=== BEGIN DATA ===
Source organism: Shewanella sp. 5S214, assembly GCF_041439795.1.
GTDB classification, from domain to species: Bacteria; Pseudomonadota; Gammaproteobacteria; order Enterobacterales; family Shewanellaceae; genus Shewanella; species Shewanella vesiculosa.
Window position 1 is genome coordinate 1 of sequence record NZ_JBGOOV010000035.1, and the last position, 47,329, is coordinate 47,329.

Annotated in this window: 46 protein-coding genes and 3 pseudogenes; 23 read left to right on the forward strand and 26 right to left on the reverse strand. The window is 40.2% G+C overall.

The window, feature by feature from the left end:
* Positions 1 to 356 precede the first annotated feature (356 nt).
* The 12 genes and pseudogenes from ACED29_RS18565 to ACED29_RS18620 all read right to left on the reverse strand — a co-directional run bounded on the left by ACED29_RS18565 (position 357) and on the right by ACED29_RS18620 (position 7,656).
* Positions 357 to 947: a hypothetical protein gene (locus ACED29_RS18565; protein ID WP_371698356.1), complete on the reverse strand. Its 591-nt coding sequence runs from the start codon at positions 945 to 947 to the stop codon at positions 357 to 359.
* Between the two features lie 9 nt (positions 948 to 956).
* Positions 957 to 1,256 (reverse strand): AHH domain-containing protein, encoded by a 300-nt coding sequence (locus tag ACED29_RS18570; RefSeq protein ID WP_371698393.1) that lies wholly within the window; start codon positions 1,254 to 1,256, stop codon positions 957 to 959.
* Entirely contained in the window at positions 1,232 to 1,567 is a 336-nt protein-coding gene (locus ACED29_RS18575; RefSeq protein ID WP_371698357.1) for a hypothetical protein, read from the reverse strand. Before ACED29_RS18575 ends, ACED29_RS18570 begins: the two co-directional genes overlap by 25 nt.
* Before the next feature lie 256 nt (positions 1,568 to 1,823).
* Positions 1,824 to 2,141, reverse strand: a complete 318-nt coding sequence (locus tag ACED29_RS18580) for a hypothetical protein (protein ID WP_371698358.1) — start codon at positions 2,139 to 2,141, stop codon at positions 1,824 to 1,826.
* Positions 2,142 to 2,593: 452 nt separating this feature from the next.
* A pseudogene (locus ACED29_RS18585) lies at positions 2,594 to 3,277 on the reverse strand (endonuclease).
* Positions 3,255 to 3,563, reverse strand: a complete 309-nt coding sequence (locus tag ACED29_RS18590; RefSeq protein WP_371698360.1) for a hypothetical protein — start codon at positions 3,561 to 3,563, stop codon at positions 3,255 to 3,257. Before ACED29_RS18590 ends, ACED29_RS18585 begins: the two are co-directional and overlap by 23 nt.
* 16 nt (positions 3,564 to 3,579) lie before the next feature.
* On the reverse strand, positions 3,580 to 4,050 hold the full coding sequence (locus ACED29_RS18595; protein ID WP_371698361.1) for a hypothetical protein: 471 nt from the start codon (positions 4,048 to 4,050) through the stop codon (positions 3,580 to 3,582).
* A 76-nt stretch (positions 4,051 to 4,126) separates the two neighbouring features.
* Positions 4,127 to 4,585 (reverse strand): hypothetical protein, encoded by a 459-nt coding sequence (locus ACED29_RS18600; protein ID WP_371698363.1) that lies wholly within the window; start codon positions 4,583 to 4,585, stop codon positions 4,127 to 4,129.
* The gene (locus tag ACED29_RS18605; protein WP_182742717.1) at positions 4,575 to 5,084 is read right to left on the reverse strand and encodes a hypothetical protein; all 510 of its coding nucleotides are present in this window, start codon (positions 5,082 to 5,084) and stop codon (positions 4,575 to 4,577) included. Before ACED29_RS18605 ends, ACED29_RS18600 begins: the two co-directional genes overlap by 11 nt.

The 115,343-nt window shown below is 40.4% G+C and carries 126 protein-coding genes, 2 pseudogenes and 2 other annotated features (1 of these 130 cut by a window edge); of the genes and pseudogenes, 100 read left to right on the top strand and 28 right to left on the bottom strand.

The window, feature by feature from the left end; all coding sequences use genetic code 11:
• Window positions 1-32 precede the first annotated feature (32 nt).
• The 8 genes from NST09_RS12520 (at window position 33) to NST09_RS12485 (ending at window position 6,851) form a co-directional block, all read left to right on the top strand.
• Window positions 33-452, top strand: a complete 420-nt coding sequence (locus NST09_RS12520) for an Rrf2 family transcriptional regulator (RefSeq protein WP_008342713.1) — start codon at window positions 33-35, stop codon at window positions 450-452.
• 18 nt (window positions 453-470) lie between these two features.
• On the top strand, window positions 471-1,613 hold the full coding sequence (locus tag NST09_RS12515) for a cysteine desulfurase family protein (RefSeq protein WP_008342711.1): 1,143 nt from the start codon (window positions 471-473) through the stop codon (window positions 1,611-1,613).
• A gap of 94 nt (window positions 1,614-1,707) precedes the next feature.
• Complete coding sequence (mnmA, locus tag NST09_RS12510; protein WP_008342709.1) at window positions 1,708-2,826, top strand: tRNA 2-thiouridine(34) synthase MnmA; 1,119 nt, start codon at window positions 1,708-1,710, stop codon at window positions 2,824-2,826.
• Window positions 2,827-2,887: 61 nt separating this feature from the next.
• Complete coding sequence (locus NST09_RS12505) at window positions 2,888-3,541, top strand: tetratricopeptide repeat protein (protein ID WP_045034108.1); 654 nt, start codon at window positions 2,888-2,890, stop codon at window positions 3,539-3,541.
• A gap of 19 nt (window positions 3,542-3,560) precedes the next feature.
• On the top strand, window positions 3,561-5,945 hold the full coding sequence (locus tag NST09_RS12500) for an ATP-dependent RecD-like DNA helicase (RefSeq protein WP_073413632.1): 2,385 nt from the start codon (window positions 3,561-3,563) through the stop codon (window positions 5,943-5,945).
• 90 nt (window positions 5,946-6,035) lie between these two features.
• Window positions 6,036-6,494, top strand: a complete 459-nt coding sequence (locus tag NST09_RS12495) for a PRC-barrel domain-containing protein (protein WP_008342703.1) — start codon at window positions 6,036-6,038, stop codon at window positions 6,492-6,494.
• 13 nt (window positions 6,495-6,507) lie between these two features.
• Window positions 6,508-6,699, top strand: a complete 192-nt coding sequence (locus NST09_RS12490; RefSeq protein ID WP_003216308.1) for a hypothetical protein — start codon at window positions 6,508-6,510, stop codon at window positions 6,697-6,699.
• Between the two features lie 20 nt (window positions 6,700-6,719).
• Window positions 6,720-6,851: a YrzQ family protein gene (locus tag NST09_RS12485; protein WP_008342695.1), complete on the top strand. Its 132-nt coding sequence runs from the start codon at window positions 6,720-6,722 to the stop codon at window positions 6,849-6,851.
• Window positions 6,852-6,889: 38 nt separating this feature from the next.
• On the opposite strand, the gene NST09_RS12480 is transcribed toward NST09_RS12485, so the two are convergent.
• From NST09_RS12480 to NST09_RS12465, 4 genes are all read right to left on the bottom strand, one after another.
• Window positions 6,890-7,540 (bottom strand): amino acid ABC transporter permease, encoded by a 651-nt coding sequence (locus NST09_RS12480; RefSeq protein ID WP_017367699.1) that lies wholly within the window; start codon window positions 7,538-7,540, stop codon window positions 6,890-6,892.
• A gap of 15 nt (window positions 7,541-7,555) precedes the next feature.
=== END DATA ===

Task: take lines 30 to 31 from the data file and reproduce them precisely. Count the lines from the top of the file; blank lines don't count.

• Complete coding sequence (mnmA, locus tag NST09_RS12510; protein WP_008342709.1) at window positions 1,708-2,826, top strand: tRNA 2-thiouridine(34) synthase MnmA; 1,119 nt, start codon at window positions 1,708-1,710, stop codon at window positions 2,824-2,826.
• Window positions 2,827-2,887: 61 nt separating this feature from the next.